US election special: market reactions on different scenarios
With less than a month to go until the US presidential election, investors are increasingly focused on how the outcome will impact financial markets. There is no automatic rule for how the dollar and equity markets will react to a Trump or Biden win – it depends on whether the victor will also have full control of Congress or not.
In this article, we will examine five scenarios on the market impacts if there is a democratic sweep, a republican sweep, a divided government, or an inconclusive outcome.
The November 3rd US election between Donald Trump and Joe Biden is likely to have dramatic impacts across different markets, from equities to commodities to currencies, and traders face the challenge of figuring out what they might be. The outcome will determine whether the next round of fiscal stimulus will be powerful or mild, whether the trade war with China will escalate further, and whether corporate and capital gains taxes will be raised or cut.
The latest opinion polls by RealClearPolitics have Biden ahead by 10%. But remember, national polls have little relationship with the election result thanks to the US electoral college system. In 2016 Hillary Clinton won the popular vote by three million votes, but still lost the election. What matters are the polls in battleground states, which are much closer.
For the markets, the crucial point is whether the US gets a unified government, where the president’s party also controls both chambers of Congress.
If not, much of the president’s agenda would probably be opposed by the opposing party as each chamber has veto powers over legislation. At present, the Democrats control the House of Representatives while the Republicans control the Senate.
This scenario is the most likely outcome if the latest polls are to be trusted. If the Democrats keep the House and take the Senate and presidency, this scenario could be negative for the dollar but boost the stock market.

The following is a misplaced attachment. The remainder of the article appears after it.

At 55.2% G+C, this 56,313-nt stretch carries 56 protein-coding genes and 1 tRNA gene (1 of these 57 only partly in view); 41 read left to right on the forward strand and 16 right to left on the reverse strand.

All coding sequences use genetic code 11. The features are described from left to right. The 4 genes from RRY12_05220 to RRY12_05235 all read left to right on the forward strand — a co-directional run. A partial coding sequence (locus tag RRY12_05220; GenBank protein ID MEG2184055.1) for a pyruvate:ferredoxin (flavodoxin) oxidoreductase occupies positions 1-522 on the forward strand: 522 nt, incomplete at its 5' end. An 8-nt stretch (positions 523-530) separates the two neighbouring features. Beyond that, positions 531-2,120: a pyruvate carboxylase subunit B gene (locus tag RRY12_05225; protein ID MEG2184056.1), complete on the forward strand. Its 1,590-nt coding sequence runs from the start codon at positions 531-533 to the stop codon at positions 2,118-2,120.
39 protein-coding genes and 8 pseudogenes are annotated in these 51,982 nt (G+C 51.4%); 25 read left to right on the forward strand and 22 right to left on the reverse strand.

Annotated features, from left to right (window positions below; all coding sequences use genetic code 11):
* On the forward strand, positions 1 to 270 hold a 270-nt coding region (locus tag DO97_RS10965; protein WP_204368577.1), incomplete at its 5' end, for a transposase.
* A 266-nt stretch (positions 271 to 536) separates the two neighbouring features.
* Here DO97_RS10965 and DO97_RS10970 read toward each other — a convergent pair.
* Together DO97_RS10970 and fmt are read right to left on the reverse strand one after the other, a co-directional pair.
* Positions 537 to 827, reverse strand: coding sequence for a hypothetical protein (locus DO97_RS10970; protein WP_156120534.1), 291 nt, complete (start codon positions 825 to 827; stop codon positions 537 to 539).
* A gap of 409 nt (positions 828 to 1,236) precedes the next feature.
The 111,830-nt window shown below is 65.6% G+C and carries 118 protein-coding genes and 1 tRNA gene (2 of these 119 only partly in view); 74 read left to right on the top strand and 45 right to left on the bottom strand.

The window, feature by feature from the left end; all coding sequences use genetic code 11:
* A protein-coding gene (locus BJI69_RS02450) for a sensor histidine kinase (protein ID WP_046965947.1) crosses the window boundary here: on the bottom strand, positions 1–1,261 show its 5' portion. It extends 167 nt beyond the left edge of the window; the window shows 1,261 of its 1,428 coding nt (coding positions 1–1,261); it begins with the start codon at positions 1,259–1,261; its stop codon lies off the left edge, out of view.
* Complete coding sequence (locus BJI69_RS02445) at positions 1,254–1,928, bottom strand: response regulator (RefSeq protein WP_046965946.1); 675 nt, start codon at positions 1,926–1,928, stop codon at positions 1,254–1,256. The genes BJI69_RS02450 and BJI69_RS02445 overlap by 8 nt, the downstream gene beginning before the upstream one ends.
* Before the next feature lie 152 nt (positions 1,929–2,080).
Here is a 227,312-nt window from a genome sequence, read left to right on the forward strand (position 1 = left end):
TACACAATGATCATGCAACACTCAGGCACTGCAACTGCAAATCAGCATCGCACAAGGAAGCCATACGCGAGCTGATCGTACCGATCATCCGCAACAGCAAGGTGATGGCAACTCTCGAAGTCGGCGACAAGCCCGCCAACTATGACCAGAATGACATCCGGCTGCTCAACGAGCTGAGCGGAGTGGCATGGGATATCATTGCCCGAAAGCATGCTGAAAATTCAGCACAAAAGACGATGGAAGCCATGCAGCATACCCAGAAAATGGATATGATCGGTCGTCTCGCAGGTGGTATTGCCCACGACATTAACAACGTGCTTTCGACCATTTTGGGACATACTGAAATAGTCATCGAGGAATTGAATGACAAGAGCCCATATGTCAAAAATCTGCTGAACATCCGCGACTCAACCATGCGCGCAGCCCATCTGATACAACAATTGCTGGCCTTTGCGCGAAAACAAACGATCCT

This is because the Democrats are set to introduce a massive fiscal stimulus package, which would blow up the government deficit, in the process driving the dollar down. They intend to finance this by raising taxes on the wealthy, corporations, and capital gains, but this would face serious resistance because American politicians rely on donations from wealthy individuals and corporations. Plus, raising taxes in the middle of a recession could hit growth just when the economy needs it most.
Also, the dollar could take a hit from the more stable foreign policy a Biden administration may bring. Even though Biden might not be friendly to China, his approach is likely to be softer than President Trump’s and he is unlikely to introduce similar high tariffs on Chinese imports. This could boost global trade flows and increase dollar liquidity abroad, which could increase investment and boost US imports over exports.
Other currencies could rise against a weaker dollar. For example, the Australian dollar could rise against the USD because of Australia’s close trading relationship with China.